So far, we have shown that the estimated location error of the Hybrid approach depends on the number of zones in the area of interest, the number of APs used, the gap among WLAN training points, and, finally, by the algorithm by which a zone is identified. Now we want to demonstrate that a further parameter to be considered, to a full discussion, is the density of RFID tags. The expected behaviour is that the location estimate accuracy increases by increasing the tag density because, once again, false positives are reduced. With the introduction of our hybrid approach we are able to distinguish two types of false positives: intra-zone and inter-zone false positives. Intra-zone false positives are typical of WLAN fingerprinting techniques. Inter-zone false positives are a peculiarity of our algorithm. Parameters , , and Δ affect intra-zone false positives; while the area identification algorithm and the density of RFID tags are responsible for inter-zone false positives. The latter type of false positives affects tracking errors more than the previous one because, if the zone is wrongly identified, the portion of database considered by the usual fingerprinting technique does not include any combination [RSSI1,…,] associated with the test point (or its surroundings); therefore, localization error certainly occurs.

A different test area is set up (due to the need for symmetrical conditions) to perform the analysis of the effects of tag density, as in Figures 8(a) and 8(b). In this scenario we consider constant parameters and , whereas the best algorithm of zone selection, that is, average RSSI, is used. Therefore, let us introduce a new parameter, the per-zone RFID density (), which defines the RFID tag density used in each zone. The location accuracy performance will be evaluated in terms of per-zone RFID tag density (RFID/m2), when considering the sample cases and .

fig8
Figure 8: Area of localization split into (a) 2 and (b) 4 zones.

Figure 9 shows the location error vs. the density of RFID tags, both for the hybrid algorithm with 2 zones and for the hybrid algorithm with 4 zones. The figure shows that curves intersect for  RFID tags/m2. In general, as shown in the first test campaign, the benefits in terms of location accuracy improve when increasing the number of zones. Actually, this rule is valid above a given RFID tag density threshold, here . Below the threshold, in fact, the phenomenon of indoor interference (multipath fading) makes the Tag-to-Reader power response unstable and unreliable. Then, the zone selection algorithm, although working on average values, still shows a higher failure probability when the number of zones increases (for the same number of RFID tags), and commits a greater number of inter-zone mistakes. Specifically,(i)when , the inter-zone error is more frequent and, therefore, a limited zoning should be considered;(ii)when , the inter-zone error is uncommon, the intra-area error (due to WLAN) dominates, and then a more extensive zoning can be considered.

397467.fig.009
Figure 9: Comparison of location error: Hybrid with 2 zones versus Hybrid with 4 zones when varying per-zone RFID density.
4.5. Fourth Campaign: Outdoor Scenario

Now let us consider an outdoor scenario (Figure 10), in order to highlight how the performance of the proposed algorithm changes. We consider an area in which barriers and electromagnetic phenomena are less manifest than in typical indoor environments.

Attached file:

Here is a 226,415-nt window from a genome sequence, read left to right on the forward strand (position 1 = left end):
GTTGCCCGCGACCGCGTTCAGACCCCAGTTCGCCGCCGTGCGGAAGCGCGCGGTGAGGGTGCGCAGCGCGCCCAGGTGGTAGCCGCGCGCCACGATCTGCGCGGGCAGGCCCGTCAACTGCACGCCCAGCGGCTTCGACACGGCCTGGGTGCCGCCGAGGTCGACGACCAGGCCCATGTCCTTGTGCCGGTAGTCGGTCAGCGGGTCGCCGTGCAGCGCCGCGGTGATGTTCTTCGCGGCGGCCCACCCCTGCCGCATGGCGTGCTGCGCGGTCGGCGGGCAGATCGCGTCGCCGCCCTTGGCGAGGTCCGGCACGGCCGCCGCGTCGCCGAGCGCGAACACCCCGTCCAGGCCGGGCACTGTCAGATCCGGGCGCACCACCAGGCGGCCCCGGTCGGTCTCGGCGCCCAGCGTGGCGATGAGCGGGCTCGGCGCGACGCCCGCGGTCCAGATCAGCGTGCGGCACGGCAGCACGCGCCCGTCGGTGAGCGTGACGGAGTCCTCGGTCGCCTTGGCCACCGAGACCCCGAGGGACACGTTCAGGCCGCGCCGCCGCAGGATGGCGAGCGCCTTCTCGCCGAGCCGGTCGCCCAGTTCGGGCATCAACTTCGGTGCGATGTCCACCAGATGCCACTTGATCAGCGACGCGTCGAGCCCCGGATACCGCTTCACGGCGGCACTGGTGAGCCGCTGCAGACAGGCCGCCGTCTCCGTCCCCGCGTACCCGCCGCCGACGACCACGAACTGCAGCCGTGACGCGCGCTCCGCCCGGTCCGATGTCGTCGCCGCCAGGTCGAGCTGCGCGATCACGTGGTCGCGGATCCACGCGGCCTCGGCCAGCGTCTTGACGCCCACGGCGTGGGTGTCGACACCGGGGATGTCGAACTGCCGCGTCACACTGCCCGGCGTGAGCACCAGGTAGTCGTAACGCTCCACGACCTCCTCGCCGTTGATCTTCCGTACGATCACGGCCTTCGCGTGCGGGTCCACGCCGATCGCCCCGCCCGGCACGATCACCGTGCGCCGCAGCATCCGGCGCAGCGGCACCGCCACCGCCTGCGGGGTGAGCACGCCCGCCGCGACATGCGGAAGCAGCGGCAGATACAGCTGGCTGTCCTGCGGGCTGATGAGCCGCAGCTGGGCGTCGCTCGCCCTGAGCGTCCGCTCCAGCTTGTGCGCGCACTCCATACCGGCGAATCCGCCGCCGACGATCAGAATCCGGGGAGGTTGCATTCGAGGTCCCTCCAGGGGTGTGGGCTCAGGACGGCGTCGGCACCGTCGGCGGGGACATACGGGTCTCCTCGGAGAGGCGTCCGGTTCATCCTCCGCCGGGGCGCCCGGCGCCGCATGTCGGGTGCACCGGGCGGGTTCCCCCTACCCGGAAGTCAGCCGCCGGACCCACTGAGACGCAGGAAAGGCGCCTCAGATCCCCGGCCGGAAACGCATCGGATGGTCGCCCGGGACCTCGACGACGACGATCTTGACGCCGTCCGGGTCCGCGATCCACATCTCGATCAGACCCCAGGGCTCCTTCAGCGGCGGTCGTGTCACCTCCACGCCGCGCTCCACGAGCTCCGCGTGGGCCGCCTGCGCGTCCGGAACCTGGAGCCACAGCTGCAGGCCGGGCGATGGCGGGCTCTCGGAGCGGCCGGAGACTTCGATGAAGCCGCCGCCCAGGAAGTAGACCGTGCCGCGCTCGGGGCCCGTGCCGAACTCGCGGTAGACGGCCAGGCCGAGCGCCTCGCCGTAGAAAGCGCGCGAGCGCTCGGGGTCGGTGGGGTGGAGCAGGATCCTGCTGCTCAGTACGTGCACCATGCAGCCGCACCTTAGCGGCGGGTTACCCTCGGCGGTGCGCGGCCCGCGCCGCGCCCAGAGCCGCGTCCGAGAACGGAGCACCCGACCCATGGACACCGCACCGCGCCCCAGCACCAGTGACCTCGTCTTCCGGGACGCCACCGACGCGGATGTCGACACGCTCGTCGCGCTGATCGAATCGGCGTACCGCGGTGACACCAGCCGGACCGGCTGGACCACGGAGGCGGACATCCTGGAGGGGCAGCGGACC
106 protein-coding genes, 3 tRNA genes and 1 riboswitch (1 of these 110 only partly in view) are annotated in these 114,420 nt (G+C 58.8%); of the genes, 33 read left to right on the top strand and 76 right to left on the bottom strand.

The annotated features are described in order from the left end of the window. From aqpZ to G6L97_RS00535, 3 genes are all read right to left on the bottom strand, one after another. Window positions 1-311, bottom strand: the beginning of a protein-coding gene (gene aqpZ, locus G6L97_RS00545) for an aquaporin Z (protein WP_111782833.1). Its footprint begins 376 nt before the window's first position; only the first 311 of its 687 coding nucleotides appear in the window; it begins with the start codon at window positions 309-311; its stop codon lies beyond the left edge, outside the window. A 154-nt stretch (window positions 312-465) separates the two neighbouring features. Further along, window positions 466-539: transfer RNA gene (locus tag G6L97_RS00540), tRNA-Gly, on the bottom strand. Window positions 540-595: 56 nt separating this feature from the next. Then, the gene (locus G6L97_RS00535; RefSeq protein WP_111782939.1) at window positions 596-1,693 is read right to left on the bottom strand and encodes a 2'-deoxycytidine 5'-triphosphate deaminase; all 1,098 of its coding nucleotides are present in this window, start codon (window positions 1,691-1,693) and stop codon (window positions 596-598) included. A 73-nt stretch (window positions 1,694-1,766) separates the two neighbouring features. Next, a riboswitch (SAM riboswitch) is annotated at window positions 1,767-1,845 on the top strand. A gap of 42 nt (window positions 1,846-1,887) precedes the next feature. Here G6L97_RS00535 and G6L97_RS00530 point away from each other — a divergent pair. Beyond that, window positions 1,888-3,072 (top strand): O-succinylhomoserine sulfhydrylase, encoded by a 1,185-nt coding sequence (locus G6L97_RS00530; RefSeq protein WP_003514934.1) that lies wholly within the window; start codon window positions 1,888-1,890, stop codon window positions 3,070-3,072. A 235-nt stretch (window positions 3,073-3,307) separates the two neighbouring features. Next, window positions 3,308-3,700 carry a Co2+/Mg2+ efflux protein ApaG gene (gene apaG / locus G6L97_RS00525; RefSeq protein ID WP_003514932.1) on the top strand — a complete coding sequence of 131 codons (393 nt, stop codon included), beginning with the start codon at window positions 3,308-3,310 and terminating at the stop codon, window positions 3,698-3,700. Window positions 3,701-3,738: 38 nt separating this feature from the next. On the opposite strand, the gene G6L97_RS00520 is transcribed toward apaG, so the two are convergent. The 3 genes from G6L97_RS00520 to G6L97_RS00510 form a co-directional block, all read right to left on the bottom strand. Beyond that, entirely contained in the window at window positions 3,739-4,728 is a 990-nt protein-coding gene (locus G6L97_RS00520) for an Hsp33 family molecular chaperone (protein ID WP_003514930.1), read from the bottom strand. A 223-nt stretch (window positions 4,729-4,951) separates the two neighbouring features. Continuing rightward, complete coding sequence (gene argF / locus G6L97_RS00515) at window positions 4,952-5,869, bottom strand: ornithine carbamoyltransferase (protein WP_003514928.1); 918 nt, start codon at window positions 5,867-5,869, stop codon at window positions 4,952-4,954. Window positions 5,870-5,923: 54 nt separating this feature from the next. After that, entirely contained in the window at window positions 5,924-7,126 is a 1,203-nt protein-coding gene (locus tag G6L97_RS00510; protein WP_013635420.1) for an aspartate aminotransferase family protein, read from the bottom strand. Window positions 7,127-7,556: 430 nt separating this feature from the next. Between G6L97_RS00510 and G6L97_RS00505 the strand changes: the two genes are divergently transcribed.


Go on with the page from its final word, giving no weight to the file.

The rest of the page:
397467.fig.0010
Figure 10: Outdoor localization area.

It is expected that inter-zone errors, due to the RFID technology, and intra-zone errors, due to the WLAN technology, are less than in the indoor case. Furthermore, it is also important to analyze how the value of varies in certain conditions.

In order to compare indoor and outdoor scenarios, let us consider again , , and the “average RSSI” algorithm for zone selection. Figure 11 shows the performance, in terms of location error, of the hybrid algorithm with 4 zones both indoor and outdoor, when varying the RFID tag density. It is also interesting to understand if the proposed positioning method can be exploited with continuity when passing from the inside out. As expected, the best performance is achieved outdoor, as less inter- and intra-zone errors are experienced. This is due to the fact that undesired interfering phenomena are contained, or at least reduced, compared to the indoor case. Similar behaviour can be demonstrated with any value of .

397467.fig.0011
Figure 11: Comparison of location error between Hybrid 4 zones indoor and Hybrid 4 zones outdoor while varying the per-zone RFID density.

In the outdoor environment, errors of localization with varying density of RFID tags are illustrated in Figure 12, both for the case Hybrid 2 zones and for the case Hybrid 4 zones. It is observed that the value is now lower than indoor, about 0.08 RFID tags/m2. This feature is a direct consequence of the lower interference conditions in which the Hybrid algorithm is operating. We can, therefore, state that, in outdoor environments, the proposed algorithm works well even for low RFID tag densities.

397467.fig.0012
Figure 12: Comparison of location error between Hybrid 2 zones and Hybrid 4 zones while varying the per-zone RFID density.

5. Conclusions

In this paper we investigated the feasibility of a new approach to positioning, which exploits WLAN and RFID Integration to enhance the performance of a localization algorithm in indoor scenarios. We started from the well-know fingerprinting approach, based on the evaluation of RF power levels from various WLAN 802.11 APs (Access Points). Besides, RFID technology has been introduced to split into zones the whole localization area. A first positive effect has been the severe reduction of the number of search iterations in the fingerprints database (by forcing the algorithm to search the best match only within the actual area of interest). A further effect of the joint use of the two technologies has been the more accurate estimates of the client device position and a manifest reduction in the localization error. A thorough measurement campaign is conducted in indoor and outdoor environments to study the impact of main project parameters affecting the final location accuracy, in order to determine the best operational conditions. The results testified both to the feasibility of the proposed solution and to its higher accuracy when compared to a traditional WLAN-based reference positioning technique.